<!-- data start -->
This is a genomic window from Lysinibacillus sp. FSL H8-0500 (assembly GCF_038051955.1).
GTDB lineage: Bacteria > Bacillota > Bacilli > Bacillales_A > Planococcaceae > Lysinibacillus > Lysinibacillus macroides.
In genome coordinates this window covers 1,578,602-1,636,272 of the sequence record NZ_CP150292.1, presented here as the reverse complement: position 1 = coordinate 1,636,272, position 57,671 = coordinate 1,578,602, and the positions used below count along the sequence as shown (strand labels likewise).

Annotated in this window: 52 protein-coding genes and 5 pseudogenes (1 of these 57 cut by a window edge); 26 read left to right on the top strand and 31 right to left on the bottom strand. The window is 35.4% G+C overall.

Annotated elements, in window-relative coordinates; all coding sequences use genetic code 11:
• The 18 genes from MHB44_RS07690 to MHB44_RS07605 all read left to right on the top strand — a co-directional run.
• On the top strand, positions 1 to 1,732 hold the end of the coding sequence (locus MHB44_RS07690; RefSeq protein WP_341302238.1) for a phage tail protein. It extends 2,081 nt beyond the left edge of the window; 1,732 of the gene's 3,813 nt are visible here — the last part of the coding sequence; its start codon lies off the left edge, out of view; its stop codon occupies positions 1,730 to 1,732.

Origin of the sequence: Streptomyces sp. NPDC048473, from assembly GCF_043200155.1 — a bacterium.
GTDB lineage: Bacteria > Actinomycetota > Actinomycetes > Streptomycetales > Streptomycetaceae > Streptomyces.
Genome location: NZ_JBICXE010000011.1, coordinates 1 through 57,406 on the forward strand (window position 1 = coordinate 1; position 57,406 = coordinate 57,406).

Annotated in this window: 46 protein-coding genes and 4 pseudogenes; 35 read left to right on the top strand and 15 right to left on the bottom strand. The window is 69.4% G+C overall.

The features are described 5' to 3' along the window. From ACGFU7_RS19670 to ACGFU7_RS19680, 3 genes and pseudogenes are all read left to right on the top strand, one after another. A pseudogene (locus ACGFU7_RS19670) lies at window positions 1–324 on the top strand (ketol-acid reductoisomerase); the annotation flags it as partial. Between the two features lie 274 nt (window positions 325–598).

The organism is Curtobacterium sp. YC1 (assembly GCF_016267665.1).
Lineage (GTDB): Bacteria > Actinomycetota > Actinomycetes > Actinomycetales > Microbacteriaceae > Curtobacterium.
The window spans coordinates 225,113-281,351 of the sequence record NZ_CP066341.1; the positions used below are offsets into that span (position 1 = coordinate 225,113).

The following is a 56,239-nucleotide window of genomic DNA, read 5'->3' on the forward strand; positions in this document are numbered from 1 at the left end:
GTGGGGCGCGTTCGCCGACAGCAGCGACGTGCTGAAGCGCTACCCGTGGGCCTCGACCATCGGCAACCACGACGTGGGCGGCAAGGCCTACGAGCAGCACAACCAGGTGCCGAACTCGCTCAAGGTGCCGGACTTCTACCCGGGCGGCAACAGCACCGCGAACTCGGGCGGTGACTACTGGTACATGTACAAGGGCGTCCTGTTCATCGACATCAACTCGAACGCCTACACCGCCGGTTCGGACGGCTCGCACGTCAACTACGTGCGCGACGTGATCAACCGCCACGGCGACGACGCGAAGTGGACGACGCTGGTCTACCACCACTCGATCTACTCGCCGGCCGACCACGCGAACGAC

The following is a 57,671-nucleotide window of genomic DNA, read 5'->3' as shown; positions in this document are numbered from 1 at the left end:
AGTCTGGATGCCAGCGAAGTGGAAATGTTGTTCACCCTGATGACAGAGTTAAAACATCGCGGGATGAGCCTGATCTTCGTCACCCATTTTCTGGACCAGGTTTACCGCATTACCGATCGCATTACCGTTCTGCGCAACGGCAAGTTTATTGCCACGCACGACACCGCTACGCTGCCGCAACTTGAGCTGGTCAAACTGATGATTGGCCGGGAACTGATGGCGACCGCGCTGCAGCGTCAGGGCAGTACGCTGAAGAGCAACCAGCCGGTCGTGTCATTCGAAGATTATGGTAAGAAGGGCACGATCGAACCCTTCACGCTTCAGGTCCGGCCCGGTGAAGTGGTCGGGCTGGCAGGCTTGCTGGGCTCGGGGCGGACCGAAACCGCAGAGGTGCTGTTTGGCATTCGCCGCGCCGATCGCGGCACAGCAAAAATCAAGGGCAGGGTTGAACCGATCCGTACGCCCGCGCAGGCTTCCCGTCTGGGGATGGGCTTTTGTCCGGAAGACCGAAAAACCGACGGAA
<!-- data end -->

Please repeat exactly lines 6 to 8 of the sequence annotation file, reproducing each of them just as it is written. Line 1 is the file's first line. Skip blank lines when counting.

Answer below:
• The 18 genes from MHB44_RS07690 to MHB44_RS07605 all read left to right on the top strand — a co-directional run.
• On the top strand, positions 1 to 1,732 hold the end of the coding sequence (locus MHB44_RS07690; RefSeq protein WP_341302238.1) for a phage tail protein. It extends 2,081 nt beyond the left edge of the window; 1,732 of the gene's 3,813 nt are visible here — the last part of the coding sequence; its start codon lies off the left edge, out of view; its stop codon occupies positions 1,730 to 1,732.

Origin of the sequence: Streptomyces sp. NPDC048473, from assembly GCF_043200155.1 — a bacterium.